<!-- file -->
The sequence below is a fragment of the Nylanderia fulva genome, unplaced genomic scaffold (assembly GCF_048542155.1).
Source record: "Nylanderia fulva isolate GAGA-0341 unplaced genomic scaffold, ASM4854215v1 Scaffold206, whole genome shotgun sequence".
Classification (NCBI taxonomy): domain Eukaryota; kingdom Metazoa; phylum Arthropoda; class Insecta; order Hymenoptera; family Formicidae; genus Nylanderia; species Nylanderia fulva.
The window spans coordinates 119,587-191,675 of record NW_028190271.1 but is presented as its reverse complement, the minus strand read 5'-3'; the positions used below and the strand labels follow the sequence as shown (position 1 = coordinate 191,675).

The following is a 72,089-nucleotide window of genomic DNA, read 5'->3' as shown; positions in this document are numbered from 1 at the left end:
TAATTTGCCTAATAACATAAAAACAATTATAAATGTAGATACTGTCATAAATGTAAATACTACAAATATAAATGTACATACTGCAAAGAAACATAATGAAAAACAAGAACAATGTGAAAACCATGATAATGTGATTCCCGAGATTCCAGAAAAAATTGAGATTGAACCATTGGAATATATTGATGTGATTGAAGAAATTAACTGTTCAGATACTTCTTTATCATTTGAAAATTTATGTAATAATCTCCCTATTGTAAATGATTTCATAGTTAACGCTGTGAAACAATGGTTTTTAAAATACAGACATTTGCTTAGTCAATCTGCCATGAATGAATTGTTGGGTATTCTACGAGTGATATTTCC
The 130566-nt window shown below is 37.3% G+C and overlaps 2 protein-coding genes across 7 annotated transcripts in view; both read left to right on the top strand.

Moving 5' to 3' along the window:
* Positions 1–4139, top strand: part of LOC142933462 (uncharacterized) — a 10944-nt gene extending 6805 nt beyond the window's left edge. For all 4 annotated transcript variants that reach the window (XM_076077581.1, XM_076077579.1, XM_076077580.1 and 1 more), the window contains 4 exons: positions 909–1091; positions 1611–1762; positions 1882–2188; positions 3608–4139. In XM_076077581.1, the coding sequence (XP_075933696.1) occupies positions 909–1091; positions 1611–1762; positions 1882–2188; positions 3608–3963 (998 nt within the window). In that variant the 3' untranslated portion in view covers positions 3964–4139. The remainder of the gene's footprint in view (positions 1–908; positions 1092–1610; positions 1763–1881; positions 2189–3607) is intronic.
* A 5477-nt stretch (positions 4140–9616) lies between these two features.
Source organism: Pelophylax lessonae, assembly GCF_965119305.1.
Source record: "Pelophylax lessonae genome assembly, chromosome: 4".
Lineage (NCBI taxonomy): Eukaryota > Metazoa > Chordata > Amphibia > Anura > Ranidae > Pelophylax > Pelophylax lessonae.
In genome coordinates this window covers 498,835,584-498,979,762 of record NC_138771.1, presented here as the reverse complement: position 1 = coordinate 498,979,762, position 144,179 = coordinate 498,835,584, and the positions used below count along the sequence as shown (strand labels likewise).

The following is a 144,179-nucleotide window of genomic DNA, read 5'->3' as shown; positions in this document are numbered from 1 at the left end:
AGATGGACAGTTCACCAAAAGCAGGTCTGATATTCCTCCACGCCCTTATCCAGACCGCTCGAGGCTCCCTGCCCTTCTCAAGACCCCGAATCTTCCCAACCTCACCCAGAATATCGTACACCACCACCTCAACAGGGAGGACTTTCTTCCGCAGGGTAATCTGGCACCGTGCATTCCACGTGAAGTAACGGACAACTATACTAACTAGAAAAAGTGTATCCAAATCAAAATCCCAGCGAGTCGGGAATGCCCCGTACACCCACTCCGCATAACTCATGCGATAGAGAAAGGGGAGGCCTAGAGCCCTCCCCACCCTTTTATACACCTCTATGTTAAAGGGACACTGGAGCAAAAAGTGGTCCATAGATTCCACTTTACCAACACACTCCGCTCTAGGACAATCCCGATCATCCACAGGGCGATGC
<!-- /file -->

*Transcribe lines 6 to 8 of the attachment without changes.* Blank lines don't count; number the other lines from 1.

TAATTTGCCTAATAACATAAAAACAATTATAAATGTAGATACTGTCATAAATGTAAATACTACAAATATAAATGTACATACTGCAAAGAAACATAATGAAAAACAAGAACAATGTGAAAACCATGATAATGTGATTCCCGAGATTCCAGAAAAAATTGAGATTGAACCATTGGAATATATTGATGTGATTGAAGAAATTAACTGTTCAGATACTTCTTTATCATTTGAAAATTTATGTAATAATCTCCCTATTGTAAATGATTTCATAGTTAACGCTGTGAAACAATGGTTTTTAAAATACAGACATTTGCTTAGTCAATCTGCCATGAATGAATTGTTGGGTATTCTACGAGTGATATTTCC
The 130566-nt window shown below is 37.3% G+C and overlaps 2 protein-coding genes across 7 annotated transcripts in view; both read left to right on the top strand.

Moving 5' to 3' along the window: